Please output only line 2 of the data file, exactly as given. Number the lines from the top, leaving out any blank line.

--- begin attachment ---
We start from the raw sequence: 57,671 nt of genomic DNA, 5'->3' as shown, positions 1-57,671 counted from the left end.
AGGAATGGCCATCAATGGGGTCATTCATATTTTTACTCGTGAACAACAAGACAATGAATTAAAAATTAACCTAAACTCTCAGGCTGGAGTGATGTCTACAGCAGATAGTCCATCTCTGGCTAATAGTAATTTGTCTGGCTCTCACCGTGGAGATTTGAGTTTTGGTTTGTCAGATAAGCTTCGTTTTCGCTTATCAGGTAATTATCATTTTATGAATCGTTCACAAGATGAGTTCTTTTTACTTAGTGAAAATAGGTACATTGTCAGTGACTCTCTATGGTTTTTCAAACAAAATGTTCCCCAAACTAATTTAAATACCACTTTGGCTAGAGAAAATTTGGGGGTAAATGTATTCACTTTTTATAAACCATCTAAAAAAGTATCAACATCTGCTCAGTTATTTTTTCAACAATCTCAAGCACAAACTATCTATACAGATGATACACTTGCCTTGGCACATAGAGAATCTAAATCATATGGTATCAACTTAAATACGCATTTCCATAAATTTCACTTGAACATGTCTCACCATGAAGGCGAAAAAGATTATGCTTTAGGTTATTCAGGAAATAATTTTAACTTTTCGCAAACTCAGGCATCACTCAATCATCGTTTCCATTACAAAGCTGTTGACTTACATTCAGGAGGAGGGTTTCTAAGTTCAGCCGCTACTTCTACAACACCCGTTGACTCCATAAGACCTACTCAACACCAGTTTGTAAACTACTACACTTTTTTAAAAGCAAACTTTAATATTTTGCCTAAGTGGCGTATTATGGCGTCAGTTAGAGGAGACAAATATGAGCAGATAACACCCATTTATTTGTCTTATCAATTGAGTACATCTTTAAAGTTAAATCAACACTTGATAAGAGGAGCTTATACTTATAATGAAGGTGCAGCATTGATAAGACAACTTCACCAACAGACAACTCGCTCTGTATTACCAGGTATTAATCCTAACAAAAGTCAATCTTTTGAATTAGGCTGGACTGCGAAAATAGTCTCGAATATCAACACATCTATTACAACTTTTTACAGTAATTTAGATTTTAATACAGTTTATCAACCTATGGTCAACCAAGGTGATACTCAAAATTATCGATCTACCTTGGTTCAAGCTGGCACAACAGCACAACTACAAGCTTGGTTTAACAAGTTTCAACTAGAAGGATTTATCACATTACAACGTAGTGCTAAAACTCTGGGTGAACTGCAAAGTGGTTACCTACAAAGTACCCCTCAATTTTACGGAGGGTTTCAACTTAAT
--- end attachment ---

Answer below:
AGGAATGGCCATCAATGGGGTCATTCATATTTTTACTCGTGAACAACAAGACAATGAATTAAAAATTAACCTAAACTCTCAGGCTGGAGTGATGTCTACAGCAGATAGTCCATCTCTGGCTAATAGTAATTTGTCTGGCTCTCACCGTGGAGATTTGAGTTTTGGTTTGTCAGATAAGCTTCGTTTTCGCTTATCAGGTAATTATCATTTTATGAATCGTTCACAAGATGAGTTCTTTTTACTTAGTGAAAATAGGTACATTGTCAGTGACTCTCTATGGTTTTTCAAACAAAATGTTCCCCAAACTAATTTAAATACCACTTTGGCTAGAGAAAATTTGGGGGTAAATGTATTCACTTTTTATAAACCATCTAAAAAAGTATCAACATCTGCTCAGTTATTTTTTCAACAATCTCAAGCACAAACTATCTATACAGATGATACACTTGCCTTGGCACATAGAGAATCTAAATCATATGGTATCAACTTAAATACGCATTTCCATAAATTTCACTTGAACATGTCTCACCATGAAGGCGAAAAAGATTATGCTTTAGGTTATTCAGGAAATAATTTTAACTTTTCGCAAACTCAGGCATCACTCAATCATCGTTTCCATTACAAAGCTGTTGACTTACATTCAGGAGGAGGGTTTCTAAGTTCAGCCGCTACTTCTACAACACCCGTTGACTCCATAAGACCTACTCAACACCAGTTTGTAAACTACTACACTTTTTTAAAAGCAAACTTTAATATTTTGCCTAAGTGGCGTATTATGGCGTCAGTTAGAGGAGACAAATATGAGCAGATAACACCCATTTATTTGTCTTATCAATTGAGTACATCTTTAAAGTTAAATCAACACTTGATAAGAGGAGCTTATACTTATAATGAAGGTGCAGCATTGATAAGACAACTTCACCAACAGACAACTCGCTCTGTATTACCAGGTATTAATCCTAACAAAAGTCAATCTTTTGAATTAGGCTGGACTGCGAAAATAGTCTCGAATATCAACACATCTATTACAACTTTTTACAGTAATTTAGATTTTAATACAGTTTATCAACCTATGGTCAACCAAGGTGATACTCAAAATTATCGATCTACCTTGGTTCAAGCTGGCACAACAGCACAACTACAAGCTTGGTTTAACAAGTTTCAACTAGAAGGATTTATCACATTACAACGTAGTGCTAAAACTCTGGGTGAACTGCAAAGTGGTTACCTACAAAGTACCCCTCAATTTTACGGAGGGTTTCAACTTAAT